South Carolina Wedding & Event Planners: Career Outlook Can you imagine a more exciting career than being the person who helps to plan a coupleâ€™s happiest day together and makes them lasting memories for the rest of their life? Or planning a Corporate Event for some of the largest companies in South Carolina. The best part is you are creating an event that you do not have to pay for. If you are interested in a career as a wedding or event planner, read on to discover general description, educational requirements, and your job outlook information.
Wedding and Event Planner Job Description Wedding or Event planners, as the name implies, handle many or all of the details of setting up a wedding or other event from coordinating the caterers to directing the dinners. The term wedding planner is a classification of how involved the person is with their clientsâ€™ wedding. There are two other classifications which are wedding consultants and wedding directors. Wedding consultants allow couples to plan the wedding and offer only their advice and
expertise. Wedding planners oversee and are responsible for much of the work of the wedding from beginning to end, but the couple is still involved. Wedding directors take care of the entire wedding event, which affords the couple getting married to only focus on getting married. Wedding directors sometimes usually attend the wedding to make sure the day goes exactly as planned. If it rains on the day of an outdoor wedding, the wedding director will have an alternate plan already in place. Wedding planners, specifically, perform a variety of tasks. They make appointments with clients and vendors, provide gown options, provide wedding theme options, and plan for the unforeseen among other things. The business side of wedding planning involves staying within your budget, and making sure the vendors get paid. Wedding planners who handle all aspects of the event are mostly self-employed working both part-time and full-time. However, special event centers, wineries, hotels, and other hospitality facilities also offer employment opportunities. Wedding planners must also write contracts and be efficient marketers of their business. The best wedding planner in South Carolina must get their name known, and can only handle a certain amount of weddings in any given time.
An event planner does the same basic tasks as the wedding planner, but the event will dictate what is different. A big corporate event may require several sound and video systems. A golf tournament may require many sponsors being adequately recognized. Whatever the event, having alternative plans when things go not as planned is the mark of a good planner. This means that you must have a long list of suppliers and people in the service industries that can stand in when problems arise.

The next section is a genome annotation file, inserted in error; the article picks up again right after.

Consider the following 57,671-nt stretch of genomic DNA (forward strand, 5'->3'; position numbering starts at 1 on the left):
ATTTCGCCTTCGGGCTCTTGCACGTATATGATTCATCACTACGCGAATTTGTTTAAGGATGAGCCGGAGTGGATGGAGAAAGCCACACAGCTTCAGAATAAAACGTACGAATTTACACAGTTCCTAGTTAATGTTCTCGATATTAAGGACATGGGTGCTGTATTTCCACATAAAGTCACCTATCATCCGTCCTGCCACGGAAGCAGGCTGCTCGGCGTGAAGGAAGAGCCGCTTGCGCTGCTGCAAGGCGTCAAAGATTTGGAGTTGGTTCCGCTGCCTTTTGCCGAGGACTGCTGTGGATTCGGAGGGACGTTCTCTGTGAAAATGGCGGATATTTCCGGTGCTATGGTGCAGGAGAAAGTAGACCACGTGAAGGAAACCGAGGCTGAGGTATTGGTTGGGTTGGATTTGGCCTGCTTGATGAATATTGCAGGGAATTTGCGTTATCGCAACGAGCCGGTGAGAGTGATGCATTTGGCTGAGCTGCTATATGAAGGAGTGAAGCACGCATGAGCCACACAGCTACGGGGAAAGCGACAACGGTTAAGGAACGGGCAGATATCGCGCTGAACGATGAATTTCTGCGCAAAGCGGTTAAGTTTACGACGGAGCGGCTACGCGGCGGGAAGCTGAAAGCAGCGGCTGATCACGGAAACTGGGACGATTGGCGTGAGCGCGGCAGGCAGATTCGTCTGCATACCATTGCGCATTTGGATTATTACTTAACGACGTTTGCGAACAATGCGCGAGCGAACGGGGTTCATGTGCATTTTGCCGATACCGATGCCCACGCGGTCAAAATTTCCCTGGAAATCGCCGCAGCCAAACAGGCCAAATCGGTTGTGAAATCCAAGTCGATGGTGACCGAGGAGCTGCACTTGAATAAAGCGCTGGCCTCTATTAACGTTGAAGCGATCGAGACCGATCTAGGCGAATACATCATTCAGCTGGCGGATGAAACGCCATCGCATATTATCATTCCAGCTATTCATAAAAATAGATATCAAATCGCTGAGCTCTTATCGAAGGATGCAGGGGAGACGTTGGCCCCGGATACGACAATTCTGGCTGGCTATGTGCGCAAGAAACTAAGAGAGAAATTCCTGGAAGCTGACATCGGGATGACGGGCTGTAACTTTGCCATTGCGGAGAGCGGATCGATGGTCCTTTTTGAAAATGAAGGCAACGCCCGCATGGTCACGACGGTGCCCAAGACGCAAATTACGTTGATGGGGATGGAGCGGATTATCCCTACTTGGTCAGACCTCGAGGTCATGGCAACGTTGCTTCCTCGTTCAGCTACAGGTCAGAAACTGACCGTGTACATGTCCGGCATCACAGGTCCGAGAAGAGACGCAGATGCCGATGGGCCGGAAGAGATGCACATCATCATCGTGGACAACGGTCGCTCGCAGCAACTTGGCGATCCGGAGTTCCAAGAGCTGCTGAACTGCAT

Educational Requirements for Wedding & Event Planners There are no federal, state, or local laws requiring wedding or event planners to have anything other than a business license. Very few colleges/universities offer degrees or certificates in wedding and planning. Online schools offer training; however, carefully research the online school prior to paying any fees or signing up for classes. The best schooling is the College of OJT ( On the Job Training). Working for a wedding or event planner and learning from the ground up is the only way to truly learn the business. Certification is increasingly becoming sought after because clients want to make sure their special day is handled by a professional.
www.Darlington.sc Online Magazine | 2009 12
Job Outlook for Wedding & Event Planners Wedding and event planning in South Carolina is a growing field with more and more opportunities. Creating a profitable business is a slow process. Attracting clientele takes time, but there is always plenty of work for good planners.
www.Darlington.sc Online Magazine | 2009 13
Kids Eat Free Applebee’s Kids meals are .99 with adult purchase. Tuesday’s after 5 pm (843) 678-9406
CiCi’s Pizza Children under 3 eat free with adult purchase Every Night (843) 413-0600 Fazoli’s Kids eat free every weekend in August. One free kids meal per adult entree purchase. Saturday & Sunday Florence: (843) 664-3062 North Myrtle Beach: (843) 249-6901 Surfside: (843) 477-1801
IHOP Good thru Sept. 13: Kids 12 and under get a free kids meal with purchase of adult meal. Daily 4pm-10pm North Myrtle Beach (843) 249-9742 Florence (843) 629-9999 Myrtle Beach (843) 626-0136
Moe’s Southwest Grill Kids under 12 with Adult purchase of entrée or 2 tacos. Same offer on Sunday if you present your church bulletin. Tuesday, Wednesday, Thursday from 5pm-10pm (803) 743-9663 Western Sizzlin Children 4 and under eat Buffet for free Daily (843) 665-5965